Fagin was fastidious about the quality of his tapes, however. They weren’t cheapo. They were TDKs and the like. The photocopy paper was a grade above bog roll. We strove for accurate set lists. Not getting all the songs would give you some indication of the quality within, when you couldn’t discern one muffled mush from another. Not all sellers had similar standards. I worked for one guy, a bassist in a popular metal band at the time, who was renowned for his poor quality tapes. Word had it he’d get so stoned he’d forget to put the actual music on his tapes and half the day would be spent batting away entreaties for refunds. Even at the bottom of the rung, you have to have standards. When a new type of bootlegger emerged, selling actual copied records, he was given short shrift and moved on. We kidded ourselves there was some dignity in providing this service.

The industry, such as it was, died in the nineties. There’s loads of reasons, maybe it ceased to be fashionable. You could get the tapes indoors now, in record shops on Wexford Street. There was no need to pay some lad to keep sketch, or another to chat up young ones and sell them The Smiths from the National Stadium in 1984. There were no cops to run from, no fines to pay. It made sense. For some guys selling, casual trading was their business. Some went legit, with a licence and a breadboard tacked with knockoff scarves and bandannas. Others had less luck. I met one, many years later, waiting outside the Morrison Hotel with a bag full of Manic Street Preachers cds, aiming to get the scrawl of James Dean Bradfield across them so he could sell the lot on Ebay. That was his latest venture in a life of scams.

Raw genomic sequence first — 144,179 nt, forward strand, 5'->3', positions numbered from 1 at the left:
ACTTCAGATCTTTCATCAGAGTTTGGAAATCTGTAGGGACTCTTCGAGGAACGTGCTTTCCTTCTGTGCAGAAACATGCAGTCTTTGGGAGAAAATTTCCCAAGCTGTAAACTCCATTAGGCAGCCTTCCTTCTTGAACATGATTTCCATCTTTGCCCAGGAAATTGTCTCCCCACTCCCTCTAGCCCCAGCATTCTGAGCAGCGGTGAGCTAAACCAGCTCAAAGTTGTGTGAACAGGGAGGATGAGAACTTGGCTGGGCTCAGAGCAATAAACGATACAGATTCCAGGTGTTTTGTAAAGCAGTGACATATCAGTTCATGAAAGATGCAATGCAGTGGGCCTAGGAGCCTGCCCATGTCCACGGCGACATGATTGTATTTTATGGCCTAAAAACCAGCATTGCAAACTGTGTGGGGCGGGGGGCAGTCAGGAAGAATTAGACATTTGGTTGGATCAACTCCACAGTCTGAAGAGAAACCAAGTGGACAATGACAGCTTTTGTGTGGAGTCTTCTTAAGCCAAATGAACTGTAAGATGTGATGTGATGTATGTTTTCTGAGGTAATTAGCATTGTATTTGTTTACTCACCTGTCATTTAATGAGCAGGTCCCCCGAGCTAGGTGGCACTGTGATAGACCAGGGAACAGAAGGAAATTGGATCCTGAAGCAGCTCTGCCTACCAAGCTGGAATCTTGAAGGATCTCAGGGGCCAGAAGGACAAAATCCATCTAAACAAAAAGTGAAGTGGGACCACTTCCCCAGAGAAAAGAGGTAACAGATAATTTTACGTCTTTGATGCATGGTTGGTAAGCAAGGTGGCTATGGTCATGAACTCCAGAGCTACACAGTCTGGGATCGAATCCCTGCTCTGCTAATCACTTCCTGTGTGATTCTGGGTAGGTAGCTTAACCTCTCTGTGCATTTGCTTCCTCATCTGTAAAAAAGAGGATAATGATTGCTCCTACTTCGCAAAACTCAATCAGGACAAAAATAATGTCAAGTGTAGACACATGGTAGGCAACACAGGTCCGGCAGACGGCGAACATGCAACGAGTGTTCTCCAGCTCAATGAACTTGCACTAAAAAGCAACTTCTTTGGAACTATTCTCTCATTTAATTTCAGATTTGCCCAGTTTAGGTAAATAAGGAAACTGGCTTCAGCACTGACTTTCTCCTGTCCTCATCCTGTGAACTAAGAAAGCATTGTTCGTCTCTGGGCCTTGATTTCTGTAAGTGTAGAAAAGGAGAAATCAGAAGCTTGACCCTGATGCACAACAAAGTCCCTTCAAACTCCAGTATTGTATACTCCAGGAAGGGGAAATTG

Is there any need for a bootleg now? Some bands release a desk recording to the crowd right after the fact. Back in the day Metallica had a section where you could stand with your Walkman and record it, for your own edification, of course. And if you really want, there’s 70,000 videos on YouTube from some come cunt who’s standing in front of you for the entire show recording the experience on his smartphone. Because being in the moment is for pricks, right?

I learned all I know about retail from selling shitty tapes on a cold bridge. That is to say, not very much. Retail was never for me. I’m not good with people. When a young girl asked if we had Bros’s recent Dublin show, I laughed in her face. Admonished by a colleague for berating a customer, I still felt I was right. Like some kind of comedy record shop wanker. I disdain you for even buying this shit that I sell. I took that attitude into relationships too. You’re attracted to me? You must be stupid. Once when desperate for shekels I attempted to get a job in Tower Records citing my time as tape huckster as my “retail experience” in the “music industry”. Needless to say, I didn’t get the job, and they were right. So very right. I can’t begin to imagine how bad at it I would have been. And god forbid a postman would have come in to get the latest Elbow album. You wouldn’t see me for dust.